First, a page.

|From:||Jörg Rhiemeier <joerg.rhiemeier@...>|
|Date:||Saturday, August 26, 2000, 23:18|
> Am 08/25 02:29 J?rg Rhiemeier yscrifef:
> >  As both of my Nur-ellen universes involve events that occured long
> > before the Roman conquest of Britain, one could easily combine any of
> > them with the Brithenig universe (I prefer the second, "realistic" one),
> > such that Nur-ellen is spoken *there* as well! If you want to,
> > Nur-ellen (what is it called in Brithenig? Ylylig perhaps, from the
> > Nur-ellen word _el`l_ "Elf"?) could be in a much better shape *there*
> > than *here*, being still quite wide-spread in parts of Kemr.
> It would fit. And if it doesn't, I'm sure we can squeeze over and make
Thank you for "officially" adopting my language into your universe!
> I agree that the second version fits the Brithenig universe
> better than the first. In my opinion elvish genetic stock went into a
> serious decline during the Fourth Age this side of the Blessed Isles.
Certainly! In any scenario where Tolkien's fiction is fact, it seems
plausible that the Elves have declined during all that time, having
become almost indistinguishable from normal humans.
> Although my own *homunculogy is more influenced by Nancy Arrowsmith (A
> Field Guide to the Little People) than Tolkien.
This kind of "elves" (or rather: fairies) are the terminal stage of the
gradual distortion and degradation of the old tradition. (I don't know
that book, but
I know a number of similar works, and the title gives it away that it is
a handbook of modern vernacular traditions of fairies, sprites etc.)
Having disappeared from the everyday experience of the people, the
memories of Elves faded, and became mingled with traditions of guardian
spirits of nature, roaming souls of the dead, and other things.
> The most common name for fairies I've found in Brithenig so far is lla
> ffefil deg, the fair family.
Even Tolkienian Elves (who are certainly more "fairy-like" than ordinary
humans) are a far cry from "fairies", and any people familiar with them
would certainly use distinct terms for "Elf" and "fairy" in their
And in the second (realistic) conhistory, they are no "fairies" at all,
but simply the last remains of an ancient people, a minority with a
strange language and some old traditions according to which they are the
descendants of a pre-Celtic civilization, but 100% human and nothing
I have found the following in Price, _The languages of Britain_, p. 15:
"Once again, anthropological evidence suggests that some communities in
Wales stil retain physical features inherited from this prehistoric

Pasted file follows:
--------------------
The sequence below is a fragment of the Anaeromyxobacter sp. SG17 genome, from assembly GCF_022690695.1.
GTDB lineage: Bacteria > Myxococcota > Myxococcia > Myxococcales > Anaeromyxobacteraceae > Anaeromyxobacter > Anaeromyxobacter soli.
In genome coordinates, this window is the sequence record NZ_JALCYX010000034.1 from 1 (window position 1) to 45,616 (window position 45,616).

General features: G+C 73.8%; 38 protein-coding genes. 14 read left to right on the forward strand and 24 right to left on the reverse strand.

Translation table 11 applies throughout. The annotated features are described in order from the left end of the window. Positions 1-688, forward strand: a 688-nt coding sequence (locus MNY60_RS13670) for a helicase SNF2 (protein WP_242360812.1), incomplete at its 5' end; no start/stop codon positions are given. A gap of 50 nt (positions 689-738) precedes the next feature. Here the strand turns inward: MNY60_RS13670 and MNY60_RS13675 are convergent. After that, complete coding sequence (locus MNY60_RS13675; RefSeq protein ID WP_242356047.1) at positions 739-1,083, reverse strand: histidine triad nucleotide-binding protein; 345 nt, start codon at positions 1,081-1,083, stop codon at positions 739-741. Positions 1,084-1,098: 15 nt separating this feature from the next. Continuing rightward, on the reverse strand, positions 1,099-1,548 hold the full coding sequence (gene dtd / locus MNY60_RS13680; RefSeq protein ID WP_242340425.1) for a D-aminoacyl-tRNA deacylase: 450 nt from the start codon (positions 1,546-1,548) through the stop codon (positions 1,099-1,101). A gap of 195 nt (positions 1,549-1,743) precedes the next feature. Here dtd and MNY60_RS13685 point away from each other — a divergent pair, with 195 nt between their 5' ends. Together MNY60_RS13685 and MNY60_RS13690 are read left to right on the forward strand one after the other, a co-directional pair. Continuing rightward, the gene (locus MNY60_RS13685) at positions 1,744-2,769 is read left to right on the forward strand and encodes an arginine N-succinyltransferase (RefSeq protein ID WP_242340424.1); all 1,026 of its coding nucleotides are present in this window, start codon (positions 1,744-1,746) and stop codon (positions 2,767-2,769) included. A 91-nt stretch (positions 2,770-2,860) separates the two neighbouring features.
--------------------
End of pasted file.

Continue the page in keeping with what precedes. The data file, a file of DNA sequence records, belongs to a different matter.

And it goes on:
population. Referring to the tall, broad-headed people with lightish
colouring still to be found in parts of the Dee, Wye, Usk and Tywi
valleys and sporadically in the Vale of Glamorgan, Bowen comments
On skeletal evidence such types appear closely related to the people who
made Beaker pottery ... and whose burials are found in much the same
localities. The blood group evidence of modern times indicate that
people apparently associated with these racial types in Wales are
sharply off-set from the apparent descendants of Palaeolithic man on the
moorlands in that they possess a low B gene frequency."
Sounds pretty much as if there were a few "Elves" left even *here*,
though they apparently have lost their language long ago! One should
note that it has been speculated on CyBaList that the Bell-Beaker people
could have been the historical Elves.
And I doubt that anyone calls those "Elvish" people in Wales "fairies".
So I would say that if Nur-ellen is actually a spoken language *there*,
its speakers are probably *not* called something like _lla ffefil deg_.
That there is indeed a connection between the fairy tradition and the
Nur-ellen speaking people, is rather something to be discovered by
scholars studying the origins of Celtic and Germanic mythology, than
something the average Brithenig speaker is aware of. The term used in
Brithenig is more likely to be one derived from what the Elves ("Elf"
here simply meaning "one of the pre-Celtic people who speak Nur-ellen")
Of course, Nur-ellen *there* will differ from Nur-ellen *here*.
For example, *here* it has borrowed quite a number of words for nasty,
detestable things from German during WWII and later. The Elves love
naming things, but they refuse to name things which, in their opinion,
should never have existed.
Instead, they borrow words from other languages for them. During WWII,
they developed the tradition of borrowing words for especially evil
things from what was the Black Speech of that time, i.e. German. So, we
find the following German words in Nur-ellen:
atombomb "atomic bomb", lager "concentration camp", katset "ibid.",
natsi "Nazi", kernkraftverk "nuclear power station", brenshtab "nuclear
and quite a number of others.
The language has also borrowed from English, Welsh, Irish and other
Nur-ellen *there* certainly has a different set of borrowings, including
many from Brithenig. How parallel is the history of continental Europe
*there*? Was there a Nazi Germany, for instance?